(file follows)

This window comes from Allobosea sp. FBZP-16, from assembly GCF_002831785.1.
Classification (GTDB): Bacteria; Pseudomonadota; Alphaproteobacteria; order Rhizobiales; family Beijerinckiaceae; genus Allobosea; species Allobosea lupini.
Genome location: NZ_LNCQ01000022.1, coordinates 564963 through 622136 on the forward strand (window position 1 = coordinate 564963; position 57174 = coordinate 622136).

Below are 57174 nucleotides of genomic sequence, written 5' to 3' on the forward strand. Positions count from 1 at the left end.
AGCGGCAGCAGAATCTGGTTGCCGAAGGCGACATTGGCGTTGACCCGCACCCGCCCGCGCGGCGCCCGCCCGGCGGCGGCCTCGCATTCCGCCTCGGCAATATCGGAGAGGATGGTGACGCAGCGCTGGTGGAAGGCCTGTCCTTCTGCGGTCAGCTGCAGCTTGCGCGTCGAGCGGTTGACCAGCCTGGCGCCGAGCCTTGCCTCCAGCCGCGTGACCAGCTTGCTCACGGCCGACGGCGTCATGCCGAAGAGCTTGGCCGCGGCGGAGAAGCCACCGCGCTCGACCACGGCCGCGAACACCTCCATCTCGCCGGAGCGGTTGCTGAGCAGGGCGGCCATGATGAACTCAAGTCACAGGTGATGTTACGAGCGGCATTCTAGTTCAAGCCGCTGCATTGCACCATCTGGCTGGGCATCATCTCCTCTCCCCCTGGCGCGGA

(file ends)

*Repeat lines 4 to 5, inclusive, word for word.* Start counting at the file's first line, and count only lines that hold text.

Below are 57174 nucleotides of genomic sequence, written 5' to 3' on the forward strand. Positions count from 1 at the left end.
AGCGGCAGCAGAATCTGGTTGCCGAAGGCGACATTGGCGTTGACCCGCACCCGCCCGCGCGGCGCCCGCCCGGCGGCGGCCTCGCATTCCGCCTCGGCAATATCGGAGAGGATGGTGACGCAGCGCTGGTGGAAGGCCTGTCCTTCTGCGGTCAGCTGCAGCTTGCGCGTCGAGCGGTTGACCAGCCTGGCGCCGAGCCTTGCCTCCAGCCGCGTGACCAGCTTGCTCACGGCCGACGGCGTCATGCCGAAGAGCTTGGCCGCGGCGGAGAAGCCACCGCGCTCGACCACGGCCGCGAACACCTCCATCTCGCCGGAGCGGTTGCTGAGCAGGGCGGCCATGATGAACTCAAGTCACAGGTGATGTTACGAGCGGCATTCTAGTTCAAGCCGCTGCATTGCACCATCTGGCTGGGCATCATCTCCTCTCCCCCTGGCGCGGA